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Air pollution illnesses to be studied


BANGKOK OFFICIALS ADMIT THAT PM2.5 PROBLEM CAUGHT THEM UNAWARES AS HAZARDOUS POLLUTION IN CAPITAL BEGINS TO EBB

A MONITORING system for air pollution-related sicknesses will be set up in the Bangkok area after residents suffered poor air quality conditions, including hazardous levels of particles 2.5 microns (PM2.5) or less, during recent weeks.
The Department of Disease Control (DDC) yesterday announced a plan to work with the Pollution Control Department (PCD) and Health Department of the Bangkok Metropolitan Administration (BMA) to monitor air pollution, especially PM2.5 levels, in Bangkok. The effort will also focus on health problems in the capital in order to understand and tackle the air pollution problem in the future.
The DDC’s Bureau of Occupational and Environmental Diseases director Dr Chantana Padungtod said there were still no reports of increased sickness from air pollution amid the recent surge in PM2.5 levels, which has affected Bangkok for an extended period of time, because it would take 12 to 72 hours for people’s bodies to react to inhaled air pollution.
“We have contacted hospitals in Bangkok and the BMA’s Health Department to monitor diseases from exposure to air pollution and to take care of sick people,” Chantana said.
“In the meantime, we also advise people who have respiratory diseases, heart disease, heavy smokers, the elderly and children to avoid outdoor activities during this period, because these groups of people are sensitive to air pollution and can get sick from bad air quality easily.”

Air pollution illnesses to be studied
She admitted that the harmful levels of PM2.5 in Bangkok were a new problem for authorities, so there were no measures to monitor and warn people about related health threats.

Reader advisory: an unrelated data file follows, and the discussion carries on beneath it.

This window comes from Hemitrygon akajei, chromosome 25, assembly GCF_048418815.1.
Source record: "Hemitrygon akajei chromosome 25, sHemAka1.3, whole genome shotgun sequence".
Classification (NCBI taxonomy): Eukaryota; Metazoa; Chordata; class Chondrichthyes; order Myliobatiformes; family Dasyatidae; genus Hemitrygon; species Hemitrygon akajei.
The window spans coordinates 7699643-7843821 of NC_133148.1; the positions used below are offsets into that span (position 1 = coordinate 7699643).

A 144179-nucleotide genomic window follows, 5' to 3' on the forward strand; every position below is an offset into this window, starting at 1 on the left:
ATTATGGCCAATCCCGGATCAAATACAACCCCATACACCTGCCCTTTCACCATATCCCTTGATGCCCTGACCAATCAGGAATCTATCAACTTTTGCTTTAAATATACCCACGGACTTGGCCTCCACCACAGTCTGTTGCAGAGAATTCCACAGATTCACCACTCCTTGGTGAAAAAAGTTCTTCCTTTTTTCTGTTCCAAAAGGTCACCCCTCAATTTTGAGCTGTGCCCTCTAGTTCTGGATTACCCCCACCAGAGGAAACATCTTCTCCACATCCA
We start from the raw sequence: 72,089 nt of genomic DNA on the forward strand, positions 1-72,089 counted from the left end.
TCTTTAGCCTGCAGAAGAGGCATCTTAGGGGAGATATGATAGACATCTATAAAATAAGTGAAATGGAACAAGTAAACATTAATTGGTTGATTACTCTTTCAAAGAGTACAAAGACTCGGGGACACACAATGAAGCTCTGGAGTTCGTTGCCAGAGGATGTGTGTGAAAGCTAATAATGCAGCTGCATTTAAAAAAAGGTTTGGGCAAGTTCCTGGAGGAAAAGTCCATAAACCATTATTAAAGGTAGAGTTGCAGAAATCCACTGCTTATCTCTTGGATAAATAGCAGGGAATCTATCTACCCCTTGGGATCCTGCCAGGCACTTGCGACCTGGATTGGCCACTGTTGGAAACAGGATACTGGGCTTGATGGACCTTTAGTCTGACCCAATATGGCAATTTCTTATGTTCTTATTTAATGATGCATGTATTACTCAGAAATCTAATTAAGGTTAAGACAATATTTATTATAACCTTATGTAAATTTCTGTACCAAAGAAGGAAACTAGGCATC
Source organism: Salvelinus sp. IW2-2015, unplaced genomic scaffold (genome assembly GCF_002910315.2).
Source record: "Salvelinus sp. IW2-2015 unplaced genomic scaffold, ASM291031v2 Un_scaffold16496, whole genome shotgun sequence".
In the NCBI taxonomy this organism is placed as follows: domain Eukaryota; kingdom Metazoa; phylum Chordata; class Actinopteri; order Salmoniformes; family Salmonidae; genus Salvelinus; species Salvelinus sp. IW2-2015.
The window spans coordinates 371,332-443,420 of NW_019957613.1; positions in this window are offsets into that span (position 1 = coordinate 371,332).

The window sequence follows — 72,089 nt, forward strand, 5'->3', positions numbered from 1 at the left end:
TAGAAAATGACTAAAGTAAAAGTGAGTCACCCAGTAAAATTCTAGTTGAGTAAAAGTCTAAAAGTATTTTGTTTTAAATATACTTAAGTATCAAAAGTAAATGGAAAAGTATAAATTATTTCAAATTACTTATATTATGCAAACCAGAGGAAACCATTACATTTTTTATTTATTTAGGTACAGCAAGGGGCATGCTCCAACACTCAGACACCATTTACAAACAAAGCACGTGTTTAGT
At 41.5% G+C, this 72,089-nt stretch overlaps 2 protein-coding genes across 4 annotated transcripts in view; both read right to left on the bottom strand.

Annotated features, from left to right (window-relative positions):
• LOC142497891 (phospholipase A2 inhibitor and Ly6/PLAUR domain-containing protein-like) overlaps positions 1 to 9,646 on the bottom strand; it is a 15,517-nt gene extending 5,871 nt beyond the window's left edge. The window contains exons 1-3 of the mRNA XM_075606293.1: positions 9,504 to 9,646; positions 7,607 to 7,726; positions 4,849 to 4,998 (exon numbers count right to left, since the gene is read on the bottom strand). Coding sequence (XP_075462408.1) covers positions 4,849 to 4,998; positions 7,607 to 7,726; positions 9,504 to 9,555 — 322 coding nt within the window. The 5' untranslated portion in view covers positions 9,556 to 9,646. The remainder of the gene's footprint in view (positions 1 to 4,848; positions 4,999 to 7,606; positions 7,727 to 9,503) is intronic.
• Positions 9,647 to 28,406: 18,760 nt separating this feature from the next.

She added that the DDC would work with the PCD and BMA to gather information about PM2.5 levels and air pollution in Bangkok year round, which would be compared with records about air pollution-related diseases to understand the nature of the problem. 
“There is no data collection on air pollution and sickness relating to this environmental problem before in Bangkok, but our new health monitoring system will be comparable to the health monitoring system in Northern provinces during the hazy season,” Chantana said.
Meanwhile, PCD Air Quality and Noise Management Division director Thalearngsak Petchsuwan said the worst air pollution in the capital had already passed, as the rain on Wednesday had washed dust particles from the air and caused PM2.5 levels yesterday to drop below safe averages, while hotter weather would bring winds carrying pollution away from the city.
According to the PCD, PM2.5 daily average levels in Phaya Thai district had fallen from 86.17 micrograms per cubic metre of air on Wednesday to 14.06mg, while the country’s safe standard was at 50mg.
“This phenomenon occurs every year during the change of seasons, as calm wind conditions trap air pollution within the city and it accumulates over time until it reaches dangerous levels,” Thalearngsak said.
“We would like to encourage people to drive their cars less and use public transport instead, as the main source of air pollution in Bangkok is the heavy traffic.”

Published : January 25, 2018

By : PRATCH RUJIVANAROM THE NATION